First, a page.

A stranger contacted me this week. She found meaning in the following piece of writing. I, as the author, was thrilled. It was written in 2007.
Here is an except.

The creation of memory is one of those mysteries. Why does the mind-body register some sounds, words, images as internal data, while other material is washed away? Perhaps inside us there is a part of the personality that serves as the inner scribe. This part may be partial to some information and perhaps, as data is recorded, makes mistakes: forgetting to erase what is useless information and erasing that which is needed for tasks. The scribe may also over attend to traumatic material.   We can also make suggestions to our memory recorder to focus on something important to us, our central Self.

At an art show a woman came to my booth. Mixed in with my paintings was a photograph of a cactus flower. I had recently been to the desert, for the first time and the desert was in bloom.  This became my memory of Tucson AZ;  waxy cactus flowers on the top of high and low tall green cactus.  The woman stopping by the booth had lived in Arizona for several years and never saw one flower, other than cultivated gardens. Her memory of the desert was different from min.  Her image was of barren plants, mine was of blossoms. She had stopped by to look at art, she shared her memories and I shared mine. She was a stranger but we made a moment of connection. Her memories enhanced my experience of the desert as much as my photographs delighted her.

In a writing class a women wrote these words; “It is you who taught me what the color of green grass tastes like.” For some reason that line resonated with the part of me that never forgets. Years later I reminded the writer of the sentence she had so long ago crafted and she had completely forgotten it, nor did she have any idea what it meant.  Since it had no meaning for her she gave me the gift of the green grass sentence to use as my own. Odd that she wrote it and forgot it. I heard it and remembered. The inner scribe had stored it away and now had permission to use it.  With everything I write she tries to fit it in but it doesn’t fit because it really isn’t ours.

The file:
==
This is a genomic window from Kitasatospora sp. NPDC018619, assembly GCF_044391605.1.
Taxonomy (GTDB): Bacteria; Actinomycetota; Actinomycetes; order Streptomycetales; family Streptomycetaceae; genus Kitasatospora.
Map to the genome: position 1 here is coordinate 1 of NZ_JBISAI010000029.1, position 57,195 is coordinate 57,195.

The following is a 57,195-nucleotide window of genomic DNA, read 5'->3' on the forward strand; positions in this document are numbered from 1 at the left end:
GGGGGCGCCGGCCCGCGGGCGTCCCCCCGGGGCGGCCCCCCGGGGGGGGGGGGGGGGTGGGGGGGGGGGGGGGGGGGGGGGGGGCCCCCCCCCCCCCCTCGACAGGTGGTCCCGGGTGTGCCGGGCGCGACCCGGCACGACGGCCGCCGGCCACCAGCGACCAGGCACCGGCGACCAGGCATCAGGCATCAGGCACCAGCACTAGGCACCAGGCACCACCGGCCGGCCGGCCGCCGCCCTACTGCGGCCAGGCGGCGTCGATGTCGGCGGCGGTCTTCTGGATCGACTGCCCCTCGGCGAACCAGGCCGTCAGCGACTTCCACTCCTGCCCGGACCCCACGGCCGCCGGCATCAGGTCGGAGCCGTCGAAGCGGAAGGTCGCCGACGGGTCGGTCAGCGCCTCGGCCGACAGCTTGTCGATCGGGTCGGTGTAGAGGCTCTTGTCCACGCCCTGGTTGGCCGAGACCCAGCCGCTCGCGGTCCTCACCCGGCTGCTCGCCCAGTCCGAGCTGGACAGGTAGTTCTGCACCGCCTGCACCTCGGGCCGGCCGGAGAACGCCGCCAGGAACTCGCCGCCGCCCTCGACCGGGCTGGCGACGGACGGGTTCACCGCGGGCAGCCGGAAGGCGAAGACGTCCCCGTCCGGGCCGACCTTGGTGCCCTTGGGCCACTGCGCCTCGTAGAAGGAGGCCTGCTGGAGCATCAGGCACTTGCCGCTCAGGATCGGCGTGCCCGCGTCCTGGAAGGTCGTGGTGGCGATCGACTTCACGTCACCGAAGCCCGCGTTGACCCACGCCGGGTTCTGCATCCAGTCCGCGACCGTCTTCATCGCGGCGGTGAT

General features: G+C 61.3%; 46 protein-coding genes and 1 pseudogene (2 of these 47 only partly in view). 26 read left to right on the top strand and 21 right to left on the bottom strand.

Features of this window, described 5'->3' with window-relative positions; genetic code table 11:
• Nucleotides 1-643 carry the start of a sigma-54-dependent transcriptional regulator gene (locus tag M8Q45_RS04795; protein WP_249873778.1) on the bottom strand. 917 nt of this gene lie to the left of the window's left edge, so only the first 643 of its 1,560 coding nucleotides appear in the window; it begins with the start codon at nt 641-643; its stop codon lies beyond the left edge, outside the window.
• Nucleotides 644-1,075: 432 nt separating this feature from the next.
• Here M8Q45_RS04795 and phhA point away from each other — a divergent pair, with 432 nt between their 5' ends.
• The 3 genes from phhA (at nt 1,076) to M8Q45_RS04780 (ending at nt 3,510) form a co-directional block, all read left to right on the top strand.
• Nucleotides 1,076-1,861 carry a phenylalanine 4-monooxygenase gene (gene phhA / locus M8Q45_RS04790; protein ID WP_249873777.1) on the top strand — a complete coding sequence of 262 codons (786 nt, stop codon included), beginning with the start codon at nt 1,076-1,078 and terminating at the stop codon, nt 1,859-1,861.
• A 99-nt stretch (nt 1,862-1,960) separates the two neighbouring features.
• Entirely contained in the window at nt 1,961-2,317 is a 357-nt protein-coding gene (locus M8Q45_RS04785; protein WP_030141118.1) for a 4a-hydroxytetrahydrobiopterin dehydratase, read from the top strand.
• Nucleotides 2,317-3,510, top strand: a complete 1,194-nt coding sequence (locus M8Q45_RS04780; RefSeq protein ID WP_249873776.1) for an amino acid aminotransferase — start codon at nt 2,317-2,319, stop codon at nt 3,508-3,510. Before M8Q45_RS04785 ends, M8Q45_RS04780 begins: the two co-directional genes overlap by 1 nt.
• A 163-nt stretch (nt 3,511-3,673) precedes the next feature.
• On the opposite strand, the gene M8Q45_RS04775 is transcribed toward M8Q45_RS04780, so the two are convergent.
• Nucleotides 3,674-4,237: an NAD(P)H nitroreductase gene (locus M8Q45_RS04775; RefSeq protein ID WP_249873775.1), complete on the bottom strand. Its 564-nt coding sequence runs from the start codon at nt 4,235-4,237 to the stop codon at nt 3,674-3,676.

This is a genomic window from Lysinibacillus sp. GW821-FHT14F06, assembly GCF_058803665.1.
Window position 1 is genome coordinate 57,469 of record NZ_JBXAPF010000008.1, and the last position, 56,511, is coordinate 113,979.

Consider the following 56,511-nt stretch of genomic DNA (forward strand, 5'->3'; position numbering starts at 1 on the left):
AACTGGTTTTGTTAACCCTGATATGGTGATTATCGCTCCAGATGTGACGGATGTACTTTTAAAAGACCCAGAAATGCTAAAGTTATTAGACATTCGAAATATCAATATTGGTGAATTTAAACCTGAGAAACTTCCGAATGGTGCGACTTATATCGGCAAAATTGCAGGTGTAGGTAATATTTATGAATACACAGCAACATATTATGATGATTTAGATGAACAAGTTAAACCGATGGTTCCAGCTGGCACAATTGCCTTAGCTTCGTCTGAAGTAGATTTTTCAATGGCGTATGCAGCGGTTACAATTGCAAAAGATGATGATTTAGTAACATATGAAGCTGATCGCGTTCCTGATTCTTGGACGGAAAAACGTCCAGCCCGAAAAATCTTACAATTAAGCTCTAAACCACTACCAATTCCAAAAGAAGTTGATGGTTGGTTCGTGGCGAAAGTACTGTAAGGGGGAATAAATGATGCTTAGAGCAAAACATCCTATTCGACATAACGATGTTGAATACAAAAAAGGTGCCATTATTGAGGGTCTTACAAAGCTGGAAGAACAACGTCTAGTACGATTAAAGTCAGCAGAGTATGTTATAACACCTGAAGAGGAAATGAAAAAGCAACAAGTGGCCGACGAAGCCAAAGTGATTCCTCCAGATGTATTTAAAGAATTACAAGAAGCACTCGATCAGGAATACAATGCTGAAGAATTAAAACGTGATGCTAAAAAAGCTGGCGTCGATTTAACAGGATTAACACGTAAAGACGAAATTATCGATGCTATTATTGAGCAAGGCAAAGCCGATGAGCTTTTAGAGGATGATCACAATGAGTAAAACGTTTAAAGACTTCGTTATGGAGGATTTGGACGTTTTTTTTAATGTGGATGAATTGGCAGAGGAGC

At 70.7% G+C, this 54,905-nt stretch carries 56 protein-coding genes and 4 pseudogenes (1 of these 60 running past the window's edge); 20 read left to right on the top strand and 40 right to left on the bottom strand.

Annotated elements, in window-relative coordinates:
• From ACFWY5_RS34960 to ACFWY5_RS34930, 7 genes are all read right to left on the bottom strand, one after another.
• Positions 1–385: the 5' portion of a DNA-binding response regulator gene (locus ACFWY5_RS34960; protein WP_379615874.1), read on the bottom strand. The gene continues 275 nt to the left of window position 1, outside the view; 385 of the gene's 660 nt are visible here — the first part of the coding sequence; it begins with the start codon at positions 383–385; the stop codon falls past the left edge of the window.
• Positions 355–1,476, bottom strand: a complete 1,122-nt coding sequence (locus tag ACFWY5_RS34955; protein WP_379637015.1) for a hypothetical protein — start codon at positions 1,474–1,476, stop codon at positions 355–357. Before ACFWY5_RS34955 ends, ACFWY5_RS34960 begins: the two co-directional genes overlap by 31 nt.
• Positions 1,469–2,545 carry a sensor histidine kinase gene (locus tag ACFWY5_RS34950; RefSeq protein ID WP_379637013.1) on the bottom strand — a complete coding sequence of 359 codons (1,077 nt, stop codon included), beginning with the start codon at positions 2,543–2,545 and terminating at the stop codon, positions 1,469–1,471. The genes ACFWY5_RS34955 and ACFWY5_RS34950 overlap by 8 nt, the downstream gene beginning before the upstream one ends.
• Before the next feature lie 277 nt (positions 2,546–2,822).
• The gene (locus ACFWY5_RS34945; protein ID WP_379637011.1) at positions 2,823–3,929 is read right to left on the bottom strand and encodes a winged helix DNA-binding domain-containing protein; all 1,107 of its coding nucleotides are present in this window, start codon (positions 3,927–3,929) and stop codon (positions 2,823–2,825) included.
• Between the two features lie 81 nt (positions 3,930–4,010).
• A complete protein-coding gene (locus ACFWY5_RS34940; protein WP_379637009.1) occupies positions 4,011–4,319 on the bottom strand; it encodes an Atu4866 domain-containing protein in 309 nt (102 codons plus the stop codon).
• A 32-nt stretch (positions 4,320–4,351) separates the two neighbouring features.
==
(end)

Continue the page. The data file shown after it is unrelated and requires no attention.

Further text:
I am amazed at what the creative mind remembers. It speaks its secrets in dreams, spontaneous images and hidden treasures. I cannot remember the number for my ATM card but I can remember my grandmother’s phone number from 1049; 2305R. The phone number carefully stored in my memory waiting for the day when I can call my Nana again.

In my memory bank is an image of an old woman in a purple hat, a long red feather and a juicy smile. A stranger leaving for Mexico on a train. She told me she was 93. Amazed by her zest for life, I never forgot her. She handed me a book of poetry, she had just finished reading. I still pull out those poems, a gift from a stranger in a passing moment.

My dad made pancakes on Sunday mornings. I remember the warm sweet smell amidst the clanking of pans. I was twelve and I knew he would die one day. I wanted to remember him making pancakes and happily humming a medley of tunes.  I deliberately filed away this self selected memory which I can recall when I want to remember my dad. Maybe I am really calling the inner scribe to show me her image, which she holds for me.